Dr. Grove with his family
Quite often, the psychological response to infections such as this is to treat it as something to be ashamed of, something to hide from the world. As people have been getting sick, they have been keeping it to themselves. They are not telling those they had contact with that they were sick. I was infected when I encountered people who were mildly sick when I was with them. They didn’t tell me later when they got worse. If they would have told me, I would have pulled myself out of the ICU sooner and prevented a crisis at the hospital.
I then got to thinking. Look at the power we hold. This all started when one innocent and unsuspecting person in a place far away in geography, imagination, and experience went to buy food at a busy market, probably part of his regular routine. He touched something, he touched his face and he changed history. I was sitting here in my basement and the world had been turned upside down because the unwitting act of one man half way across the globe started a chain reaction of actions and inactions.
If he could change the world with one action, all the more so I could change it with many.
So I got to work. I contacted everyone I had an interaction with and told them I was sick. I created a website where I could document my experience and educate as many people as possible. As people heard of my infection, they called and I helped educate them and encouraged them to inform others of their infection.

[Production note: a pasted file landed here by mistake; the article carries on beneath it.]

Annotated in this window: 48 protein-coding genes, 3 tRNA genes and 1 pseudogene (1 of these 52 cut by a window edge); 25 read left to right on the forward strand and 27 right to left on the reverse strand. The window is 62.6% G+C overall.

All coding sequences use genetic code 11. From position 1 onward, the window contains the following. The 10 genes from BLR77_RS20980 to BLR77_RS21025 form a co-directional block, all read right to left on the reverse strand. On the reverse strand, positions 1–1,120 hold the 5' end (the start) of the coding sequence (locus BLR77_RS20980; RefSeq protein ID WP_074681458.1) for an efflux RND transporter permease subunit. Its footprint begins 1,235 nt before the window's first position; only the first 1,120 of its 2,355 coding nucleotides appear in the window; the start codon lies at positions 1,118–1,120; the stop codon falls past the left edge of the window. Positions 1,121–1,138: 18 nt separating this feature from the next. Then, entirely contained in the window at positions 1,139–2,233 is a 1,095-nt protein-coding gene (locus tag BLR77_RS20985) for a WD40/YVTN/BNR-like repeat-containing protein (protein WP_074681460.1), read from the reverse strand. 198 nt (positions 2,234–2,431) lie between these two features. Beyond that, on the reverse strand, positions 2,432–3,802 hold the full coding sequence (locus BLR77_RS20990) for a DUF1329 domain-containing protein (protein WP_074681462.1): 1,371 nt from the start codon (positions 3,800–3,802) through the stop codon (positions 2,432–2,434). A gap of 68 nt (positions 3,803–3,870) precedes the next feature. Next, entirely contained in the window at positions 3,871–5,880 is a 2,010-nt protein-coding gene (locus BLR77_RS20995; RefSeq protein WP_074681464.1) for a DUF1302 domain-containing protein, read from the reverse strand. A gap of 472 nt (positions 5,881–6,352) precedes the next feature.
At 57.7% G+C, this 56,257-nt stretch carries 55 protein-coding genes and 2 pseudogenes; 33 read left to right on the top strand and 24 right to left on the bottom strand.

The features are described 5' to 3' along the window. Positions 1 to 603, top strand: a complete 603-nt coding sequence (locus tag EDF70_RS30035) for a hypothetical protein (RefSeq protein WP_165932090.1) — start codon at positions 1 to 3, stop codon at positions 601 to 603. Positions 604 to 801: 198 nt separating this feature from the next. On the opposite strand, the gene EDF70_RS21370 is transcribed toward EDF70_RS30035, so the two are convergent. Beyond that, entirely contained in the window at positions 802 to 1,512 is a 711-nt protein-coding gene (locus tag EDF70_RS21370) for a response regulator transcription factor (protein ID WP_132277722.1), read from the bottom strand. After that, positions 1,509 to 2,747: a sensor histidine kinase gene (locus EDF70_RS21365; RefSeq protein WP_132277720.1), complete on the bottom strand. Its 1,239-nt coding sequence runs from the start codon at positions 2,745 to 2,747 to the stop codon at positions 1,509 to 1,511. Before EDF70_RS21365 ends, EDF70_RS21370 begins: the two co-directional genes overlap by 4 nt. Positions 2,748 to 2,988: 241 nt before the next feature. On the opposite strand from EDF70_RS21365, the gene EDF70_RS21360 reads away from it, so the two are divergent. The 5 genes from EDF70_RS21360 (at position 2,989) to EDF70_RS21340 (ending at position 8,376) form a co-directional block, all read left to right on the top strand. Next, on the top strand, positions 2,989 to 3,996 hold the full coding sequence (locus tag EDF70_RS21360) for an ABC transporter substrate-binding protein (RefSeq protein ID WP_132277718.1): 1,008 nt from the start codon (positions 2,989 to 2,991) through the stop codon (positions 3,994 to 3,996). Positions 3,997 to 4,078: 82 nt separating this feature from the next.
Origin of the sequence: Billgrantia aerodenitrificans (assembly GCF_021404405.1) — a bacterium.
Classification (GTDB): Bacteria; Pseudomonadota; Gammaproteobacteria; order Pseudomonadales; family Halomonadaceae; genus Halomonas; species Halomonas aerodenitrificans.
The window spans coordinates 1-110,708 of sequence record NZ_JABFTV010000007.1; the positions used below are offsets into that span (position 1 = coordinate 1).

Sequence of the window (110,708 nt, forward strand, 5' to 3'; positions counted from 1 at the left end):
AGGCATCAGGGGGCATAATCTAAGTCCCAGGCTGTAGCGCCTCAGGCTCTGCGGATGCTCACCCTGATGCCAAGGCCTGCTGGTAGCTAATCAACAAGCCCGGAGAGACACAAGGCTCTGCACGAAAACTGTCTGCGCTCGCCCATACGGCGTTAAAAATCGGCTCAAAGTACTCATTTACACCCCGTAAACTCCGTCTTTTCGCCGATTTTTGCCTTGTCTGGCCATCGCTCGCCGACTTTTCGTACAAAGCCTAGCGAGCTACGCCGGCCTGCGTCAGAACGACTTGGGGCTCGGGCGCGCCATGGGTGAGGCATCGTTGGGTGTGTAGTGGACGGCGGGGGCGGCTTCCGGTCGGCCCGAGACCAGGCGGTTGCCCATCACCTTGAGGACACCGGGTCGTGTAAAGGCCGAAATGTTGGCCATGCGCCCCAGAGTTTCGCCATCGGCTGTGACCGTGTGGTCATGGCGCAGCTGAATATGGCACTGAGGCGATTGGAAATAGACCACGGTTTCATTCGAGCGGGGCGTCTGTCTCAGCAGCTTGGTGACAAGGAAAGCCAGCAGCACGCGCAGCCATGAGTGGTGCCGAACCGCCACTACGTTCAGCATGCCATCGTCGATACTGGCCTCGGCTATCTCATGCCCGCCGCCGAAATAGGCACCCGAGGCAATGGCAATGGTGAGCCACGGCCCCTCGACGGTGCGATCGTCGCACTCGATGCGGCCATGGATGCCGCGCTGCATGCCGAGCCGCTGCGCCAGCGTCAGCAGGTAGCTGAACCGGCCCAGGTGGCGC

In the process I learned that putting on the white coat and solving the big problems doesn’t make me impervious to the impacts of disease. I learned that in the face of the overwhelming force of uncertainty and fear, the only hope we have is to rely on the knowledge that God is running the world – without that we’re all floating in a meaningless void of uncaring randomness where something a picometer across can destroy everything in an instant.
Your one small act can change the world for the good in ways you cannot imagine.
I also learned the power He gives to us to make choices and make a difference. We can use our decisions to bring meaning and purpose to that void by seeing through the randomness and identifying the meaning it waits to reveal.
Today, one touch of a door handle, one uncovered cough, and one uninformed sick contact can impact the entire world. But before anyone had ever heard of a coronavirus, the impact was the same and one harsh word, one piece of gossip, one disapproving glare could lead to a chain reaction that crossed the globe like a spreading fire without you even knowing.
And the opposite is also true. One compliment, one smile, one small act of kindness can change the world as well. Your one small act can change the world for the good in ways you cannot imagine, even though you likely will never know how. The coronavirus has taught us our power. Your social distancing, hand washing, and informing people when you’re sick can make a real and lifesaving difference.
In the coming weeks and months, when the virus has cleared and the sick begin to convalesce, there will be endless opportunities to do so much more. The neglected need to be reconnected, finances need to be supported, and relationships need to be rebuilt. Imagine what the sum of millions of small acts of kindness can do. It is my sincere hope that we all will take the message God is sending us to heart and make the most of the many opportunities we have every day to change the world with one small act and to truly feel the power we have. In reality, all we are is the sum total of all of our small actions, it’s time we make them count.
Visit Dr. Grove’s informative site here: mycovidjourney.com